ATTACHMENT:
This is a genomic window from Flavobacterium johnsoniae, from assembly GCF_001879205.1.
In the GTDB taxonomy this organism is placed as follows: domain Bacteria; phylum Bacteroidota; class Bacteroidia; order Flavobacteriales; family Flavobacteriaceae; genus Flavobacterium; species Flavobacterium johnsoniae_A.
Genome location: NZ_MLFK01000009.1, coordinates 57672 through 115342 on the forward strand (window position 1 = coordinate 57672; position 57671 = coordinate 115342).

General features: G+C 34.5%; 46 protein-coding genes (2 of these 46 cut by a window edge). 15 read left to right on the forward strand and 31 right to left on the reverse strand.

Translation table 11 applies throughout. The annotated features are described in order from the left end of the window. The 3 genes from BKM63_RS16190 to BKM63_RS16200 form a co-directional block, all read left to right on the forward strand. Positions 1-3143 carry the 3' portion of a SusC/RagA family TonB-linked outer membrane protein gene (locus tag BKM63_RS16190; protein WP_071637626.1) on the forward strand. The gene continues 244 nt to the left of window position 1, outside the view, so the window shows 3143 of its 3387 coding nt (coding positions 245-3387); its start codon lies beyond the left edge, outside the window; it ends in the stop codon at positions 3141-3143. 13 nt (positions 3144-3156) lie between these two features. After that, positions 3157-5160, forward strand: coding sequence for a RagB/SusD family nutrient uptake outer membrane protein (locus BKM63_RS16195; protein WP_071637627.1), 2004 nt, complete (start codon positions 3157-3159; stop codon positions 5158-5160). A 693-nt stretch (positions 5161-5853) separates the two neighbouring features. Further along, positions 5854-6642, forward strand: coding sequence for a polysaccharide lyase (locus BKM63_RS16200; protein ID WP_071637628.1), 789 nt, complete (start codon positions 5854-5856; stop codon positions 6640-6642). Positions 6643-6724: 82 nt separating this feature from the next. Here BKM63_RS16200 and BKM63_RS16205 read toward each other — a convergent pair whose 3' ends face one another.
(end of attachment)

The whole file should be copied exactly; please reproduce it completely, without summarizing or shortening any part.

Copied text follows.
This is a genomic window from Flavobacterium johnsoniae, from assembly GCF_001879205.1.
In the GTDB taxonomy this organism is placed as follows: domain Bacteria; phylum Bacteroidota; class Bacteroidia; order Flavobacteriales; family Flavobacteriaceae; genus Flavobacterium; species Flavobacterium johnsoniae_A.
Genome location: NZ_MLFK01000009.1, coordinates 57672 through 115342 on the forward strand (window position 1 = coordinate 57672; position 57671 = coordinate 115342).

General features: G+C 34.5%; 46 protein-coding genes (2 of these 46 cut by a window edge). 15 read left to right on the forward strand and 31 right to left on the reverse strand.

Translation table 11 applies throughout. The annotated features are described in order from the left end of the window. The 3 genes from BKM63_RS16190 to BKM63_RS16200 form a co-directional block, all read left to right on the forward strand. Positions 1-3143 carry the 3' portion of a SusC/RagA family TonB-linked outer membrane protein gene (locus tag BKM63_RS16190; protein WP_071637626.1) on the forward strand. The gene continues 244 nt to the left of window position 1, outside the view, so the window shows 3143 of its 3387 coding nt (coding positions 245-3387); its start codon lies beyond the left edge, outside the window; it ends in the stop codon at positions 3141-3143. 13 nt (positions 3144-3156) lie between these two features. After that, positions 3157-5160, forward strand: coding sequence for a RagB/SusD family nutrient uptake outer membrane protein (locus BKM63_RS16195; protein WP_071637627.1), 2004 nt, complete (start codon positions 3157-3159; stop codon positions 5158-5160). A 693-nt stretch (positions 5161-5853) separates the two neighbouring features. Further along, positions 5854-6642, forward strand: coding sequence for a polysaccharide lyase (locus BKM63_RS16200; protein ID WP_071637628.1), 789 nt, complete (start codon positions 5854-5856; stop codon positions 6640-6642). Positions 6643-6724: 82 nt separating this feature from the next. Here BKM63_RS16200 and BKM63_RS16205 read toward each other — a convergent pair whose 3' ends face one another.